Your root canal is the chamber in the center of each of your teeth. Within this chamber is a soft area that contains both dental pulp and the nerve of your tooth. This is, however, not what most people think of when they hear “root canal.”
Root canal therapy is a general dentistry procedure in which infected pulp and damaged nerve tissue are removed from a tooth. When infection impacts the pulp chamber, a root canal becomes necessary to prevent the need for tooth extraction.
Signs of an Infected Tooth
In some cases, an infected tooth will be discovered during your regularly scheduled dental hygiene and cleaning appointments before any symptoms are present. However, in between appointments, you should contact our office immediately if you experience:
- Increased tooth sensitivity to hot and cold
- Severe toothache
- Tooth discoloration
- Swollen and tender gums around a particular tooth
- A pimple on the gums
These are all possible indications of a tooth infection and must be dealt with promptly to avoid serious oral health complications. Sometimes, severe infection requiring root canal therapy won’t cause any symptoms. For this reason, it’s important to be examined by a dentist regularly to prevent infection and other problems.
If you don’t receive a root canal treatment in time, it’s possible you require an extraction instead. There’s no way to save an infected tooth once it reaches a certain point. We highly recommend visiting us at the first sign of trouble so we can preserve your natural tooth.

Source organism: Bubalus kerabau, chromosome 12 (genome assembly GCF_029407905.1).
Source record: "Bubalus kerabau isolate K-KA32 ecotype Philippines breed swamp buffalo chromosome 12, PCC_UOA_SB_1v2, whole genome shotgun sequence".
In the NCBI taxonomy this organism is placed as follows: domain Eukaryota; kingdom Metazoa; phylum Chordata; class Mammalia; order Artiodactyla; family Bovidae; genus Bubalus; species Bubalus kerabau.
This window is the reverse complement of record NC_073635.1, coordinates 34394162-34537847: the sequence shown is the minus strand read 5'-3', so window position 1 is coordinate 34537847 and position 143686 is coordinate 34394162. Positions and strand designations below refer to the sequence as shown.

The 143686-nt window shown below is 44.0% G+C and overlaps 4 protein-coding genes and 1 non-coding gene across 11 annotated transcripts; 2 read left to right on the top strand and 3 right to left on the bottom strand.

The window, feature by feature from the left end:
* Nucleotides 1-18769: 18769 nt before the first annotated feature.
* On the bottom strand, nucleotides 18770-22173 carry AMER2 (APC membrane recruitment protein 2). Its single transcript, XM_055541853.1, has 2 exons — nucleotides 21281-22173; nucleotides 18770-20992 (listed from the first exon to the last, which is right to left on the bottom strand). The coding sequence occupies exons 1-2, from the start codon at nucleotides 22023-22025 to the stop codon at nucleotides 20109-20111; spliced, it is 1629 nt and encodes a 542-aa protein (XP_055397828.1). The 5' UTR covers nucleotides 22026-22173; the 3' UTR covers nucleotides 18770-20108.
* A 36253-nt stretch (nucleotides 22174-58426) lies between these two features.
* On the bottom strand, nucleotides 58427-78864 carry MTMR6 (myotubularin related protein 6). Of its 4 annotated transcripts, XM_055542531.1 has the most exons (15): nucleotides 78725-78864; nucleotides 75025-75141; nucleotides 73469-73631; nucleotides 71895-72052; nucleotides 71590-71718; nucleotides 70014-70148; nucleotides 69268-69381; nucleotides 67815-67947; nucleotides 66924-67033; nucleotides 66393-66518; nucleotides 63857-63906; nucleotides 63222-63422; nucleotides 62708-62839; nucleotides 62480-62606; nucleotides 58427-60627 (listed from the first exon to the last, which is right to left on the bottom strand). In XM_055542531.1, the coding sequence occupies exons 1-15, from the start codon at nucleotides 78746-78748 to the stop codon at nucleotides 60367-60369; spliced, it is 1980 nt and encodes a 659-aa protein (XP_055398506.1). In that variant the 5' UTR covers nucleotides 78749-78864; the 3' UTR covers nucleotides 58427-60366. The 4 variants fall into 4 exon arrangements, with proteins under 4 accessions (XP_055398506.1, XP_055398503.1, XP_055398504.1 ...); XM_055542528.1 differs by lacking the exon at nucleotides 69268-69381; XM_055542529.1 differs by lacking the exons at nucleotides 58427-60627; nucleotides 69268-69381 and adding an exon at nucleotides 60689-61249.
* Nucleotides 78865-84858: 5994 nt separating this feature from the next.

The Root Canal Procedure
The root canal procedure has a bad reputation but is actually no more uncomfortable than a common dental filling procedure. Root canal treatment is performed under local anesthetic, but, because the nerve of the tooth is dead, this step is often more for your comfort than out of necessity.
Once you have been made comfortable, Dr. Clancy will make a small access hole in the infected tooth through which dental tools can be inserted to gently remove decay, bacteria, and the pulp. Occasionally during this process, we will use a medical solution to flush the pulp chamber as well.
Once the foundation of your tooth is cleaned, we will seal your tooth and fit you with a dental crown during this visit.
While every tooth is unique in its presentation, we work hard to minimize your time away from work and/or your family. We will complete this entire process in-office and cater the procedures to meet your particular needs.
Are Root Canals Painful?
Most patients think root canals feel painful. This is not true. The terrible stigma that surrounds root canals actually comes from the pain patients feel prior to their root canal. When your tooth becomes infected, it usually goes hand in hand with pain. The treatment doesn’t cause you any pain. Instead, it alleviates it. If you feel any anxiety about your upcoming root canal procedure because you believe it will feel painful, we can provide you with a drug-free way to relax with NuCalm.
Once your procedure is over, you might feel sore for days to come. you can alleviate this with over the counter pain relievers.
Preventing Root Canals
If you’ve ever had a root canal or want to avoid them at all costs, there are a few preventive steps you can take. For one, maintain good oral hygiene. This means brushing and flossing regularly as well as visiting the dentist every 6 months. If Dr. Clancy finds a cavity in your mouth, have it filled sooner than later. One of the main reasons you might need a root canal is an untreated cavity. Make sure to also use a fluoridated toothpaste to give your teeth extra protection from bacteria and infection.